Schatzy!

The Dragon's Den

December 29, 2003

During a song breakdown, Schatzy!’s leader and accordion/guitar player Greg Schatz improvised lyrics about the annoying cell phone users in the corner of the room. He was trying to get them more invloved in the show, but I don't think it worked.

Schatz's sly standoffish persona and irreverent attitude went well with his wry lyrics. The band was Schatz, drummer Paul Santopadre, bassist Steve Calandra and guitarist Jeremy Lyons.

Their rock music was fun and upbeat at heart thanks to the accordion, which gave everything a silly feel. It was hard not to laugh at an extended rock accordion ending. Fans of They Might Be Giants would love this. The accordion was used equally for shuffling Klezmer-tinged numbers and straight love songs(“Be My Honey Bee," "Crazy About You”). The band also did instrumentals, but the ramblin’ rousers sounded and felt better than the Eastern-tinged numbers, which got straight up creepy.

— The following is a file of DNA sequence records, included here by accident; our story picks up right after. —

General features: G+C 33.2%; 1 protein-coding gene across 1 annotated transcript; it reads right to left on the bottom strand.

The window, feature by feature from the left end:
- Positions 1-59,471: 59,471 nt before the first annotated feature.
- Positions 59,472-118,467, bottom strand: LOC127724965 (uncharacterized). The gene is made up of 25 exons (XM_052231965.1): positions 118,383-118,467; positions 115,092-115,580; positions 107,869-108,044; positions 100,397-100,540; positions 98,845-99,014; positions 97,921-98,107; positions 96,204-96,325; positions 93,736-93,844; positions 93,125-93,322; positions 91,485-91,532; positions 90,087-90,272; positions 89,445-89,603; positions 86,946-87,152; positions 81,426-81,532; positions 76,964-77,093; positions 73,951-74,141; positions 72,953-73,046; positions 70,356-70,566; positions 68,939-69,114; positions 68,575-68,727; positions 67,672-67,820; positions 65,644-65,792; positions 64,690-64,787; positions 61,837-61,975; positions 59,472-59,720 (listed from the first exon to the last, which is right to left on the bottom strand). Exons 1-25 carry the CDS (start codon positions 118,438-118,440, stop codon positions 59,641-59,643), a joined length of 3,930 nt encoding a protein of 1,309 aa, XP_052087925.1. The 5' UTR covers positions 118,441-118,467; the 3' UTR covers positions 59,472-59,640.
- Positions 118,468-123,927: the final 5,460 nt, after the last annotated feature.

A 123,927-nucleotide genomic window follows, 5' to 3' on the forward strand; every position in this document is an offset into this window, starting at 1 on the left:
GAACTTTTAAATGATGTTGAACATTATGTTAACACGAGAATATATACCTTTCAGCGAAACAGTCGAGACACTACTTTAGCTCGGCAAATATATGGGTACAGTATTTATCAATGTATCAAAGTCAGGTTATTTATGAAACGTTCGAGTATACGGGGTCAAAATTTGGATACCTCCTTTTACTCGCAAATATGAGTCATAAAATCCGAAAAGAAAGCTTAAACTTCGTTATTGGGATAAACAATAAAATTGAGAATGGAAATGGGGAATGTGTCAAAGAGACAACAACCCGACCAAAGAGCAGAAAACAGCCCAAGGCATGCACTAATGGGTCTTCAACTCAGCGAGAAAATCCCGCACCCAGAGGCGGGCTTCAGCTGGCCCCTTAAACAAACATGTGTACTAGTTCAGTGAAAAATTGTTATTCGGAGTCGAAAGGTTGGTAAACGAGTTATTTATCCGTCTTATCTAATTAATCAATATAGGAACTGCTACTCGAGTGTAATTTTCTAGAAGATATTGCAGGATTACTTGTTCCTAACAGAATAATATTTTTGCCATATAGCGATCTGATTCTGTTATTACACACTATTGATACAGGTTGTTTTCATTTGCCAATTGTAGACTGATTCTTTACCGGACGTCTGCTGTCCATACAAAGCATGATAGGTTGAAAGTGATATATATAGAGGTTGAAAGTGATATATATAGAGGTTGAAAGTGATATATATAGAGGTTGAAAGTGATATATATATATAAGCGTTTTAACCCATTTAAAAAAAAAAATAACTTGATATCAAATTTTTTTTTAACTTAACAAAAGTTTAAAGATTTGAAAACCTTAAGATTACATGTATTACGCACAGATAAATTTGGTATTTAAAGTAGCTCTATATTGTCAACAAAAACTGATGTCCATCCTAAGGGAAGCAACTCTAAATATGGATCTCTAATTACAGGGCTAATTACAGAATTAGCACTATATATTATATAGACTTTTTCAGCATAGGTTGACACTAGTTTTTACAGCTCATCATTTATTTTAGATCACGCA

Lyons on back-up vocals really sold the spirit of the band, as he is a star in his own right. It’s just that the ‘50’s tone of his guitar made it seem like everything was gonna morph into surf music. The musicianship was top-notch, but the lyrics were the focus of the songs. This was most obvious at the end of the set when dancers left the floor as the dark lyrics of a song became more evident(“I just turn ‘round and ‘round/my feet can’t touch the ground”).

Mid-set, Lyons invited a guest vocalist onstage, which prompted the audience to get into the music more. The band did a country-tinged cover of a James P. Johnson song called “Old Fashion Love, and they did a funny/silly song entitled “How is the housecat, now?” Santopadre added to the country feeling by standing the whole show. The silliness didn’t end, as later songs were titled “Macaroni and Cheese” and “Mardi Gras is Every Day.”

The only problem I had with the band was that Schatz seemed to go through the motions at points, singing into the side of the microphone. This made me want to leave early, even though he was endearing as he made fun of his inability to play a guitar solo by gyrating wildly during it.

The band was playing for tips this night(“The tip jar is relatively empty, which leaves it at maximum potential”). The band is at maximum potential, as well.


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